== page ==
As troubled as I am by praise and worship music and seeker sensitive churches, I think a more fundamental problem than the congregation swaying, hands aloft to repetitive, theologically-soft drivel is that they then go home and fight with their spouses, surf the net for porn, vegetate in front of the TV, never bother to spread the gospel or work a soup line, refuse to procreate etc. no different than the heathens who live next door. They stick a “W” sticker on the back of their car and vote Republican and think they have done their Christian duty and then wonder why their teenage daughter is knocked up, their son has a nose-ring and a body full of ink, and neither respects them.
For me, the operative verse here is Jeremiah 6:16. This is the verse that instructs us to seek the “ancient paths.” While it would probably be a misuse of this verse to use it as a club against any deviation from the way Daddy used to do it, it is a general instruction to respect the traditions that we are handed down. To not be too quick to reject the past in favor of the novel.
So is the apostasy of today the result of the new mindless praise and worship choruses, or is it the result of the mindset that allows the old respected hymns to be so quickly discarded for the new? The almost automatic assumption that new is better. That the church must be “relevant.” Some almost seem to think that we must improve on the Gospel. That the Gospel “once delivered to all the saints” is in need of an update. (The use of the term “contemporary service” is illustrative.) I think it is more the latter, and we are paying the price for our insolence. Dad and Mom dismiss and ridicule the old church ways, whatever the tradition, as “fuddy duddy,” and then scratch their heads in dismay when little Sally comes home and says “Why shouldn’t gays be allowed to marry? Who are we to condemn them?”
Well, Sally has a good question. Who are we to condemn them? The church has embraced American style egalitarian democracy as if it were Holy Writ, delivered from Mt. Sinai by Moses along with the Ten Commandments. The Church is as cowed by political correctness, image consciousness, conformity, fear of allegations of “hate” and “insensitivity,” and an unwillingness to rock the boat as are the other elements of the American “conservative” coalition. Can little Sally be faulted for following that reasoning to its logical conclusion? Who needs the Bible to tell us how to live our lives, when we have praise teams and interpretive dance to tell us over and over … and over and over … and over and over again of God’s love but not His holiness? Of God’s sacrifice but not His judgment.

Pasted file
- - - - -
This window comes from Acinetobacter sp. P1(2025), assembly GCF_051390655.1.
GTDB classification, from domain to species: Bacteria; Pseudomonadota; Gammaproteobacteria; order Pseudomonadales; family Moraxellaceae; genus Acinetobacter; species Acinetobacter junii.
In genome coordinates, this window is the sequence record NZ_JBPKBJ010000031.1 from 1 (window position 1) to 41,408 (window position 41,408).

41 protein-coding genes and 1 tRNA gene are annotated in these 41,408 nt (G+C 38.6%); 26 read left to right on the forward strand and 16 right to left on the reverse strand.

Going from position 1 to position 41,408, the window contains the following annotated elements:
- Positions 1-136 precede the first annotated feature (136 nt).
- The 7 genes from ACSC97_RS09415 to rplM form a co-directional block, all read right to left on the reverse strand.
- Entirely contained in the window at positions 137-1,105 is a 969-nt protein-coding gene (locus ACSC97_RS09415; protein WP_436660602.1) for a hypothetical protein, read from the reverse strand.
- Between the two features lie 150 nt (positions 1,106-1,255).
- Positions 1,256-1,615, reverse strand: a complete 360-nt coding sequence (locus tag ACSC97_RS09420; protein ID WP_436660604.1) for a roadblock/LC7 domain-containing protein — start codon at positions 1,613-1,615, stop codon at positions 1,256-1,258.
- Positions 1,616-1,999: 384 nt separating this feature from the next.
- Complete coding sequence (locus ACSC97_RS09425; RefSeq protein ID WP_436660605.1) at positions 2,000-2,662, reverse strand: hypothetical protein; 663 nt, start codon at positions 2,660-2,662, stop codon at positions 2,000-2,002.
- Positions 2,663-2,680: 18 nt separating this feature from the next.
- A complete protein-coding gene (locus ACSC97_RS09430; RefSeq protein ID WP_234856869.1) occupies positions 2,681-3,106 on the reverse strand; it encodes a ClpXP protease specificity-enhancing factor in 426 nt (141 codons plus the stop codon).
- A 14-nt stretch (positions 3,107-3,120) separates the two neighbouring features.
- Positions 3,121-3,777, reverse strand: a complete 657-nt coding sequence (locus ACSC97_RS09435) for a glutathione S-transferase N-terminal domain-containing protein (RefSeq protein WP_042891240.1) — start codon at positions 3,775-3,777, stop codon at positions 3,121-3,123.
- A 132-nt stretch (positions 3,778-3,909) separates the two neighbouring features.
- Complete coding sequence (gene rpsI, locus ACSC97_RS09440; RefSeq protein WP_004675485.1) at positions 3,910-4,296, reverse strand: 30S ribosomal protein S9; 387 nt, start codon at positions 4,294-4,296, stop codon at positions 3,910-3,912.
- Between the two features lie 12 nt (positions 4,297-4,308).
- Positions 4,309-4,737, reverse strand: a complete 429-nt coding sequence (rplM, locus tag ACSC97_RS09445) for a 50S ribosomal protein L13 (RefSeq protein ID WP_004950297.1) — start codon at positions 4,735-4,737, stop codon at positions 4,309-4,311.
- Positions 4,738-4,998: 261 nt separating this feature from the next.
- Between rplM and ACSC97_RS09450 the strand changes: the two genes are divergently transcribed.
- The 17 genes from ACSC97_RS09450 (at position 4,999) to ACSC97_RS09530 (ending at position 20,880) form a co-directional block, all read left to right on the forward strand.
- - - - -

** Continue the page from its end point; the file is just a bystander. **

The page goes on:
Wake up Christians. God’s Church, whatever your tradition, does not need a Dale Carnegie course on how to “Win Friends and Influence People.” The Church needs to boldly proclaim the Gospel, whatever the cost. The Church needs believers who are living holy lives. (I’m preaching to myself here, too.) If we do that, God will take care of His Church and the membership rolls, don’t you worry. And maybe the Church will start elevating the culture once again, instead of the culture dragging down the Church.
Published originally at EtherZone.com : republication allowed with this notice and hyperlink intact.”